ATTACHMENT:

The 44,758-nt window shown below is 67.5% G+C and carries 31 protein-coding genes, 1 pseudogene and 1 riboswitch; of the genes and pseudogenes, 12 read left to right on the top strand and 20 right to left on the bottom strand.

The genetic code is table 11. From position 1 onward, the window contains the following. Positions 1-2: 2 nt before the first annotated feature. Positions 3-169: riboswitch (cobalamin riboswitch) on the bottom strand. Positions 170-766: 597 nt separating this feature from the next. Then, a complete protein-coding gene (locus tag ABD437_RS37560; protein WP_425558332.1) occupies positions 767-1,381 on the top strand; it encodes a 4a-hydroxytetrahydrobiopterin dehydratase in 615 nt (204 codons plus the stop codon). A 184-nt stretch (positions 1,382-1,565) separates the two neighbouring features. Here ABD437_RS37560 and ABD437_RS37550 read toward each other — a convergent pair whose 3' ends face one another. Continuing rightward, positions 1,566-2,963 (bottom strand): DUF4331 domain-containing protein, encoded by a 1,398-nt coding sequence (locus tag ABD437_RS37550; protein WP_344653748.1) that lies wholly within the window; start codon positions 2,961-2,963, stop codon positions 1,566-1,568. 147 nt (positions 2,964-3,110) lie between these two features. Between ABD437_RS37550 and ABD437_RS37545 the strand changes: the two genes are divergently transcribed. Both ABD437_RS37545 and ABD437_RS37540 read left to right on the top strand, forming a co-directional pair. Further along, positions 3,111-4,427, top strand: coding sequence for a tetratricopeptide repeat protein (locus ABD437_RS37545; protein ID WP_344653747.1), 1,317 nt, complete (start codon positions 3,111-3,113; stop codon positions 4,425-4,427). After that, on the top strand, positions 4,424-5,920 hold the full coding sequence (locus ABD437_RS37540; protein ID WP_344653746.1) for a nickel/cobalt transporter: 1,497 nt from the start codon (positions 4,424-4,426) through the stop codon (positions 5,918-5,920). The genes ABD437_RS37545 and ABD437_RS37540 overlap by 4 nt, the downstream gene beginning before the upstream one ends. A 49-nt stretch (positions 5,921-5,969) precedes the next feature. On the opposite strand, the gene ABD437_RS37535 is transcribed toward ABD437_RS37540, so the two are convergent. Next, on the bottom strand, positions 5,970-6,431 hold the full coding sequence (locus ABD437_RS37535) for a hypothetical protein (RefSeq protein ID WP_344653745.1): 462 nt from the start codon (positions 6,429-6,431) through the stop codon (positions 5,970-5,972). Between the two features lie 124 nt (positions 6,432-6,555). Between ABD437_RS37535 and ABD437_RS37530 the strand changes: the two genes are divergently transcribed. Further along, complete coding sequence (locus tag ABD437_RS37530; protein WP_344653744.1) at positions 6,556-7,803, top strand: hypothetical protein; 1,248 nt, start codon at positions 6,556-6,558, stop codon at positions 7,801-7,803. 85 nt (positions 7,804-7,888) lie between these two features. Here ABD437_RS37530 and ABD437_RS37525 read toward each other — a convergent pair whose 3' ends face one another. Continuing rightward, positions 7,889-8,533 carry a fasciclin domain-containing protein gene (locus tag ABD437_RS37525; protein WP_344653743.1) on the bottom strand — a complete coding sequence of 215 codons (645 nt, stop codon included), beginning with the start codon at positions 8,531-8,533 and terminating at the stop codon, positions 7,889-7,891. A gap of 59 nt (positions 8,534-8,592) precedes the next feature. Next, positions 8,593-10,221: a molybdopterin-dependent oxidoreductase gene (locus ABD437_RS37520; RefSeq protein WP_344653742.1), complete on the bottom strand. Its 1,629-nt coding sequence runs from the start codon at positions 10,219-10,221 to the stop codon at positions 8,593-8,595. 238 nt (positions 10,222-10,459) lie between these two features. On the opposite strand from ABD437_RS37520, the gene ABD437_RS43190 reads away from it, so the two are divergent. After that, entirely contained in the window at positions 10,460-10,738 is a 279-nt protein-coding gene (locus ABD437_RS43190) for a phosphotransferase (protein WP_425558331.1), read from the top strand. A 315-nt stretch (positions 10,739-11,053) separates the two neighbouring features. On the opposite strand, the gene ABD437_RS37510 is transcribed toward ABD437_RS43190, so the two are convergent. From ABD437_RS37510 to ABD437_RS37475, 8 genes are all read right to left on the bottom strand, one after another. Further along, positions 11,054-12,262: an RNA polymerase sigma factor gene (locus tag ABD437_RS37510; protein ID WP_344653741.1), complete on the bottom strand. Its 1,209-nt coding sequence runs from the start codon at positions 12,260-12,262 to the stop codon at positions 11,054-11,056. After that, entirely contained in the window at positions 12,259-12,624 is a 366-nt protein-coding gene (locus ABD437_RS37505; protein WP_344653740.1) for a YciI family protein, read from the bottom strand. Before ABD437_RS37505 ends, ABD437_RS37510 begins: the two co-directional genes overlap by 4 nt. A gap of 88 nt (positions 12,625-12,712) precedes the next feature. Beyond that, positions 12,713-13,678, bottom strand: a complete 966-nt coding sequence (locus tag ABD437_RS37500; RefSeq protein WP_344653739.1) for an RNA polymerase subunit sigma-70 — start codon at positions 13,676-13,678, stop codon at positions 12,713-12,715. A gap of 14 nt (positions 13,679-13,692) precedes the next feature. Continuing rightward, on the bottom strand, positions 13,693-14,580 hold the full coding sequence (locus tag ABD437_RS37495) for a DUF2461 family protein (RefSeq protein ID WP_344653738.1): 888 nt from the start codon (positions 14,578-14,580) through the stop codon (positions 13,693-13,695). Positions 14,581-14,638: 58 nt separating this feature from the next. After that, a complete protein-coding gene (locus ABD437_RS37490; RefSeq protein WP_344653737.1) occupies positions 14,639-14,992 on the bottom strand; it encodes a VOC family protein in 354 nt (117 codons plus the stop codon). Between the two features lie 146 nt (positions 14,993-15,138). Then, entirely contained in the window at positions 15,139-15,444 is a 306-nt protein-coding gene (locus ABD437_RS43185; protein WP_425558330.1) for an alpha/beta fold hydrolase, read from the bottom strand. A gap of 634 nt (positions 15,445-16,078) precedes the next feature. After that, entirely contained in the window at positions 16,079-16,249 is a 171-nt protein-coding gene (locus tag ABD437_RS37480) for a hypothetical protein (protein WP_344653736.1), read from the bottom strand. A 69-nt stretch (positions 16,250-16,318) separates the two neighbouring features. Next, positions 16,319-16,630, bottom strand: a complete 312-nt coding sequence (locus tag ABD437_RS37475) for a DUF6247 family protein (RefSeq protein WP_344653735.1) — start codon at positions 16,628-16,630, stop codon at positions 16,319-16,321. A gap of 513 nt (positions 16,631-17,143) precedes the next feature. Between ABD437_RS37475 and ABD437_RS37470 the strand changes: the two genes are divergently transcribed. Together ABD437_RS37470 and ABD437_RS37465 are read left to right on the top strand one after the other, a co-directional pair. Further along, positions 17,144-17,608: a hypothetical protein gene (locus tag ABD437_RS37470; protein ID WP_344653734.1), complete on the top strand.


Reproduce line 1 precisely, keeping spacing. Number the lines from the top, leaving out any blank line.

The 44,758-nt window shown below is 67.5% G+C and carries 31 protein-coding genes, 1 pseudogene and 1 riboswitch; of the genes and pseudogenes, 12 read left to right on the top strand and 20 right to left on the bottom strand.